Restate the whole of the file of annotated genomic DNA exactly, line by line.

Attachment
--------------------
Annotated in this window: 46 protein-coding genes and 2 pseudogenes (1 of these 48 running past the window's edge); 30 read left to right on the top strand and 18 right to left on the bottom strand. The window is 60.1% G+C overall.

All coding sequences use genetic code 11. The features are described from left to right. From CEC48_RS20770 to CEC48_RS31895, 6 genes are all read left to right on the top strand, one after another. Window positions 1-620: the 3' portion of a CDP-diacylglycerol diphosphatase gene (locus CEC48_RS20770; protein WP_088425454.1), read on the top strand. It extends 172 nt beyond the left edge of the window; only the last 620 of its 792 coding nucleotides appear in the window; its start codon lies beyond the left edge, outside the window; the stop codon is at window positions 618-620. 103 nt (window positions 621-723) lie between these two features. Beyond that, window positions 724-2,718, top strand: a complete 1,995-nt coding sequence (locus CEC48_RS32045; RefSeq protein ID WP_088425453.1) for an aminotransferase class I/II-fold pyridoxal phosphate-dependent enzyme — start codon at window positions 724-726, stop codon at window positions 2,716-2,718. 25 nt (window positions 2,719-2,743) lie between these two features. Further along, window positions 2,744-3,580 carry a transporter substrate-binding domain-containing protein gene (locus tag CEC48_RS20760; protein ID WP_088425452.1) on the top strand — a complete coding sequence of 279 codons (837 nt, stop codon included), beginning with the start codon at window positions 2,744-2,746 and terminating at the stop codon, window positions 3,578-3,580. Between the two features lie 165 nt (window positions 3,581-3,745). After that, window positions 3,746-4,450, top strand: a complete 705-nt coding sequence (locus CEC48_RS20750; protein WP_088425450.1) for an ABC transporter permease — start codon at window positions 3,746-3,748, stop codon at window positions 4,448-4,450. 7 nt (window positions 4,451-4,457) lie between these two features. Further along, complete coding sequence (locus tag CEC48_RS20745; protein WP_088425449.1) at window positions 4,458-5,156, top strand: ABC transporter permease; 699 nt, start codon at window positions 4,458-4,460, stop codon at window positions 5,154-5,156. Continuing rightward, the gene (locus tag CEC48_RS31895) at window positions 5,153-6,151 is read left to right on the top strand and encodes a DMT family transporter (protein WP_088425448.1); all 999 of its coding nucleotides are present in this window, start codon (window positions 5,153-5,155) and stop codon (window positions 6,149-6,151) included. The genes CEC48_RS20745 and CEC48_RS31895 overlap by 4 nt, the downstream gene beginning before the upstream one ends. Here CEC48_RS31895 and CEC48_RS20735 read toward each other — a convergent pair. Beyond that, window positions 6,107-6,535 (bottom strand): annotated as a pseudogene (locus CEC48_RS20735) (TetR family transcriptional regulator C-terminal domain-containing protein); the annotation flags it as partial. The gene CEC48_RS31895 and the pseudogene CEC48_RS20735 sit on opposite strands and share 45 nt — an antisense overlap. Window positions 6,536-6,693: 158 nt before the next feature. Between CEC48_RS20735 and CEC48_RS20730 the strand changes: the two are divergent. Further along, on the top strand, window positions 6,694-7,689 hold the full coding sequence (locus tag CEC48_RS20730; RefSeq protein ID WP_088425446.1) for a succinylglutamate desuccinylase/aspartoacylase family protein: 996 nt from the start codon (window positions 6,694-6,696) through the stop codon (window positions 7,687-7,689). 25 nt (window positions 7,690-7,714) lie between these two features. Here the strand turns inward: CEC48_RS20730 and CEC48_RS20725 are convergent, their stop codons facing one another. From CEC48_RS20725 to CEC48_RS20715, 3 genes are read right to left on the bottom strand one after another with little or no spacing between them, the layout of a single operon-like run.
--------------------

Annotated in this window: 46 protein-coding genes and 2 pseudogenes (1 of these 48 running past the window's edge); 30 read left to right on the top strand and 18 right to left on the bottom strand. The window is 60.1% G+C overall.

All coding sequences use genetic code 11. The features are described from left to right. From CEC48_RS20770 to CEC48_RS31895, 6 genes are all read left to right on the top strand, one after another. Window positions 1-620: the 3' portion of a CDP-diacylglycerol diphosphatase gene (locus CEC48_RS20770; protein WP_088425454.1), read on the top strand. It extends 172 nt beyond the left edge of the window; only the last 620 of its 792 coding nucleotides appear in the window; its start codon lies beyond the left edge, outside the window; the stop codon is at window positions 618-620. 103 nt (window positions 621-723) lie between these two features. Beyond that, window positions 724-2,718, top strand: a complete 1,995-nt coding sequence (locus CEC48_RS32045; RefSeq protein ID WP_088425453.1) for an aminotransferase class I/II-fold pyridoxal phosphate-dependent enzyme — start codon at window positions 724-726, stop codon at window positions 2,716-2,718. 25 nt (window positions 2,719-2,743) lie between these two features. Further along, window positions 2,744-3,580 carry a transporter substrate-binding domain-containing protein gene (locus tag CEC48_RS20760; protein ID WP_088425452.1) on the top strand — a complete coding sequence of 279 codons (837 nt, stop codon included), beginning with the start codon at window positions 2,744-2,746 and terminating at the stop codon, window positions 3,578-3,580. Between the two features lie 165 nt (window positions 3,581-3,745). After that, window positions 3,746-4,450, top strand: a complete 705-nt coding sequence (locus CEC48_RS20750; protein WP_088425450.1) for an ABC transporter permease — start codon at window positions 3,746-3,748, stop codon at window positions 4,448-4,450. 7 nt (window positions 4,451-4,457) lie between these two features. Further along, complete coding sequence (locus tag CEC48_RS20745; protein WP_088425449.1) at window positions 4,458-5,156, top strand: ABC transporter permease; 699 nt, start codon at window positions 4,458-4,460, stop codon at window positions 5,154-5,156. Continuing rightward, the gene (locus tag CEC48_RS31895) at window positions 5,153-6,151 is read left to right on the top strand and encodes a DMT family transporter (protein WP_088425448.1); all 999 of its coding nucleotides are present in this window, start codon (window positions 5,153-5,155) and stop codon (window positions 6,149-6,151) included. The genes CEC48_RS20745 and CEC48_RS31895 overlap by 4 nt, the downstream gene beginning before the upstream one ends. Here CEC48_RS31895 and CEC48_RS20735 read toward each other — a convergent pair. Beyond that, window positions 6,107-6,535 (bottom strand): annotated as a pseudogene (locus CEC48_RS20735) (TetR family transcriptional regulator C-terminal domain-containing protein); the annotation flags it as partial. The gene CEC48_RS31895 and the pseudogene CEC48_RS20735 sit on opposite strands and share 45 nt — an antisense overlap. Window positions 6,536-6,693: 158 nt before the next feature. Between CEC48_RS20735 and CEC48_RS20730 the strand changes: the two are divergent. Further along, on the top strand, window positions 6,694-7,689 hold the full coding sequence (locus tag CEC48_RS20730; RefSeq protein ID WP_088425446.1) for a succinylglutamate desuccinylase/aspartoacylase family protein: 996 nt from the start codon (window positions 6,694-6,696) through the stop codon (window positions 7,687-7,689). 25 nt (window positions 7,690-7,714) lie between these two features. Here the strand turns inward: CEC48_RS20730 and CEC48_RS20725 are convergent, their stop codons facing one another. From CEC48_RS20725 to CEC48_RS20715, 3 genes are read right to left on the bottom strand one after another with little or no spacing between them, the layout of a single operon-like run.